Lindsay Hill network control, visibility, management

Logging source-interface with VRFs

Some Cisco routers I work with use multiple VRFs. A specific VRF is used for management, and the loopback interface is in that VRF. All SNMP + SSH access is via that Loopback interface. This is the Right Way to do it, as it ensures that I can always access the same IP address, regardless of which WAN link is in use. All very good.

Those who use Loopback interfaces will be aware that it is important to ensure that management traffic sourced from the router will use the correct source IP address. Any SNMP or SSH responses will use the right IP address, but when the packet is originated by the router, it will default to using the IP address of the outbound interface. The classic example is SNMP traps and syslog messages from the router. This can confuse most NMSes, as they don’t properly correlate the syslog with the IP address that they use for managing the device.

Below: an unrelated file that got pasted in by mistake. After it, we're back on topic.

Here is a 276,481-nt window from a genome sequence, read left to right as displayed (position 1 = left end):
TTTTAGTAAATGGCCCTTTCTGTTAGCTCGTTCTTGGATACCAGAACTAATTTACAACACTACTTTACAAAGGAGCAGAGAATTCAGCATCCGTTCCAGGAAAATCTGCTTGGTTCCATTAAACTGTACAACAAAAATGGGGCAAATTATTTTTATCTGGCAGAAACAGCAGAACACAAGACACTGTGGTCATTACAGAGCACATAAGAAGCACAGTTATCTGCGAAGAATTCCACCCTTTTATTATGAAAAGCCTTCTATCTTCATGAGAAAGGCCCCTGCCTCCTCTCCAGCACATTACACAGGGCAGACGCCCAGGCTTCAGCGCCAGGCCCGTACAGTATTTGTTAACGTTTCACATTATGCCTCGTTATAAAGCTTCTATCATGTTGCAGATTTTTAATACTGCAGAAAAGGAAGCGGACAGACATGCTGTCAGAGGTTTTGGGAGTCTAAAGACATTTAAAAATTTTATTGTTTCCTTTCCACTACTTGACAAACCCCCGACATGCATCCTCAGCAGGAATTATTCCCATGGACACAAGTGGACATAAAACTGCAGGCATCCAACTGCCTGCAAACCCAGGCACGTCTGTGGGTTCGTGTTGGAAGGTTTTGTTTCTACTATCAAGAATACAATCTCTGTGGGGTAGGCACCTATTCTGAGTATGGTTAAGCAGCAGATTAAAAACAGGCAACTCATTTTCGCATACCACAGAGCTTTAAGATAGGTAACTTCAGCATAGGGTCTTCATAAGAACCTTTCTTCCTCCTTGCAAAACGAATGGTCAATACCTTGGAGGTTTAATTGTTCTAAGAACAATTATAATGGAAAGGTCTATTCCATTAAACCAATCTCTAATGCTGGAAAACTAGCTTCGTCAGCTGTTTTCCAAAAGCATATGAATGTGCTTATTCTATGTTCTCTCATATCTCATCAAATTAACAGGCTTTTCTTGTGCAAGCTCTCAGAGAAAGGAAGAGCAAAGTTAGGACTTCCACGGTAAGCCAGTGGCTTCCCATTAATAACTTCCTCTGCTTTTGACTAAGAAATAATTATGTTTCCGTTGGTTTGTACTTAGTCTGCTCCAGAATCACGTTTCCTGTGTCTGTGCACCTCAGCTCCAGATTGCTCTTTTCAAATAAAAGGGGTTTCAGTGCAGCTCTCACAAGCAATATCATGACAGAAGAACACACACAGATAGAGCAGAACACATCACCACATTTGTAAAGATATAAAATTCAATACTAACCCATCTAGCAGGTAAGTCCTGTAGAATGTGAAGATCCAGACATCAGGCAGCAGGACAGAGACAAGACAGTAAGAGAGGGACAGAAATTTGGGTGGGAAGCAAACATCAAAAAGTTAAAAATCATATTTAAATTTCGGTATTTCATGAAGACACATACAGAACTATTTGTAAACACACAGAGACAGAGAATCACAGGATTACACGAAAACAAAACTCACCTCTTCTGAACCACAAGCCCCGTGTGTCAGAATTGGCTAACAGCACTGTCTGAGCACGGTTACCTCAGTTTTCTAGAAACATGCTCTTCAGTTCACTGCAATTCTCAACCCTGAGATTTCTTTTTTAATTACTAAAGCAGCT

To get around this problem, Cisco introduced commands like this:

snmp-server trap-source Loopback0
logging source-interface Loopback0

This tells the router to use the IP address configured on interface Loopback0 when sending out syslogs or SNMP traps. But what if we’re using VRFs? When we try and add the logging source-interface command, we get this:

Router(config)#logging source-interface Loopback 0
Interface Loopback0 is not in the global table
Router(config)#

If we’re particularly unlucky, it just accepts the command, and doesn’t display anything to screen, so you think it’s OK. It’s only when you check the config that you realised the command is missing, and it’s sent a message to syslog telling us that it couldn’t take that command. OK, can we add “vrf mgmt” that command? Maybe. It depends on what IOS version we’re running. Looking at the Command Reference, we see this in the Command History:

This command was integrated into Cisco IOS Release 15.1(1)SY. The vrf keyword and vrf-name argument were added.

And what version am I running here? Not 15.1. Still using 12.4T on these. Sigh. Now I’m looking at a heap of upgrades, just to get syslogs properly working with VRFs.

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